Leslie R. Gass, D.O. Osteopathic Manipulative Medicine

The Osteopathy Alternative by Susan Rubenstein

The Gentle Touch of Cranial Osteopathy by Dr. Andrew Weil

Nature's Tonics By Verenda Radal

The Osteopathy Alternative by Susan Rubenstein


This unique medical approach combines conventional allopathic and more

holistic hands-on therapies.


As I lie on the table, the strains of Handel’s “Messiah” emanate from a speaker in the corner of the room. The light is low. Four outstretched fingers, tips positioned around my left eye like a crouching spider, push very gently in and out, palpating my skin almost imperceptibly. Just a typical visit to my local osteopath.


This physician is fully licensed t treat my sinus problem-congestion, headache, blurry vision-using conventional medicine. He can prescribe decongestants and painkillers. But he doesn’t.


Eight months pregnant and suffering from Bell’s Palsy, Paula DeMasi of Ridge, New York, also consulted an osteopath. A few weeks before, a neurologist had told her that because she was pregnant she wouldn’t be able to take the usual medication; until it subsided, which could take several months, she’d have to bear with the painful condition that left half her face paralyzed and contorted. The osteopath, on the other hand, gently manipulated the bones and tissues in her head and neck, and within nine days, ater three treatments, she could move her mouth freely without pain. Less than a month later she wasn’t embarrassed to have her picture taken with her newborn son.


Like many patients, DeMasi and I hadn’t heard of osteopathic medicine until we began to search for an alternative to conventional treatment. And like many, we found relief in the century-old tradition of osteopathy. Doctors of Osteopathy, commonly called D.O.s, hold a degree equivalent to that of an M.D.. They share the same privileges and may perform the same range of professional services as provided by M.D.s including diagnosing illness, prescribing drugs and performing surgery. Like M.D.s, osteopaths must complete a one year residency and pass comparable state licensure requirements. But they are also trained in manipulative treatment and diagnosis by palpation.


Most of the country’s D.O.s follow the conventional allopathic approach. Many enter the standard specialties such as pediatrics and neurology. The initials D.O. may follow their names, but they function very much like M.D.s. Others function more as holistic family physicians, however, treating everything from backaches to sore throats and gynecological problems, integrating preventive (emphasizing nutrition and fitness), allopathic (giving prescriptions) and osteopathic (using manipulation) approaches.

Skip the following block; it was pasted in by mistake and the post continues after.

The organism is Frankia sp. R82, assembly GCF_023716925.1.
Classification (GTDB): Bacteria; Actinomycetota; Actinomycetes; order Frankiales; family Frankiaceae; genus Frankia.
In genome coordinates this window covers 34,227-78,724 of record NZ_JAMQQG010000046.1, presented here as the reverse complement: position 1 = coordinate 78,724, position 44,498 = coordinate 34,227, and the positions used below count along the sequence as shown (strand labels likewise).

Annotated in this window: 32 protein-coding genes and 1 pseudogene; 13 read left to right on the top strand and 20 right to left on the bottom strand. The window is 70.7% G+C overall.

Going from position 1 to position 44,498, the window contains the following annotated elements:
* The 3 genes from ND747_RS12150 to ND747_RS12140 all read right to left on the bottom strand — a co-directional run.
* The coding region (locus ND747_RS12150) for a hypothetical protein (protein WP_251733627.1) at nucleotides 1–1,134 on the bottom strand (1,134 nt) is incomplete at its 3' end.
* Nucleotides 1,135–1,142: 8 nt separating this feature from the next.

A smaller group, with members such as Anthony D. Capobianco, DeMasi’s doctor in Glen Cove, New York, practice a more esoteric form of osteopathy, what they term “pure” or “classical” osteopathy. These D.O.s will turn to allopathic modes only in an emergency.


Many patients, when first introduced to osteopathy, wonder which conditions it treats best. Most who go to osteopaths do so at first for relief of back and neck pain, headaches, or other musculoskeletal traumas-like those received from a car accident or sports injury. Others use osteopaths as general practitioners and receive treatment for a wide variety of ailments. With varying degrees of success, osteopathic manipulative treatments (OMT), D.O.s say, can treat such diverse problems as asthma, bronchitis, stomach problems, sciatica, ear infections and menstrual problems.


Whatever their reasons for turning to an osteopath, patients often find that their overall health improves.  Capobianco says, “A lot of people associate osteopathy with problems like lower back pain, and that’s OK, because during a treatment other parts of their body respond. The next time a patient comes in they’ll say, ‘By the way, my hayfever is better.’ They begin to understand that osteopathy is available to them for virtually anything.”


Osteopathic philosophy was developed by a nineteenth-century American frontier physician and surgeon, Andrew Taylor Still, who believed that the body has the innate ability to heal itself. He emphasized unobstructed movement, in such aspects of the body as fluids, tissues, and joints. Still felt that in both health and sickness the neuro-musculoskeletal system interacts with the rest of the body including the organs. Like the chain reaction of dominoes, when part of the structure is altered, abnormalities in other systems-the circulatory, lymph and nerves-can occur, causing disease. Capobianco describes that innate ability as “an inner wisdom which can be alled upon to provide the cure. The body is trying to heal itself, but it may need the presence of a catalyst to put that wisdom into contact with the diseased and disharmonious part.”


The techniques D.O.s use to restore harmony range from subtle palpations that promote movement of bodily fluids (blood, lymph, cerebrospinal) to more assertive manipulations that move muscles, joints and connective tissue. Quite often a combination of techniques is used.


While examining DeMasi, Capobianco says he felt restricted motion in cranial bones and the vertebrae of the neck. Tissues in the area were retaining fluid. Through gentle manipulation on both tempromandibular joints (where the jaw connects to the ear bone), the base of her head, her temples, and the area of her neck where he felt tissue abnormalities, he worked to decrease fluid buildup and re-establish motion. “Most of it was very relaxing,” notes DeMasi, describing a technique which she says feels as if the doctor is rhythmically pressing on the area at the base of the skull. Slightly uncomfortable, she adds, was when he “pulled up on the bottom of my jaw.”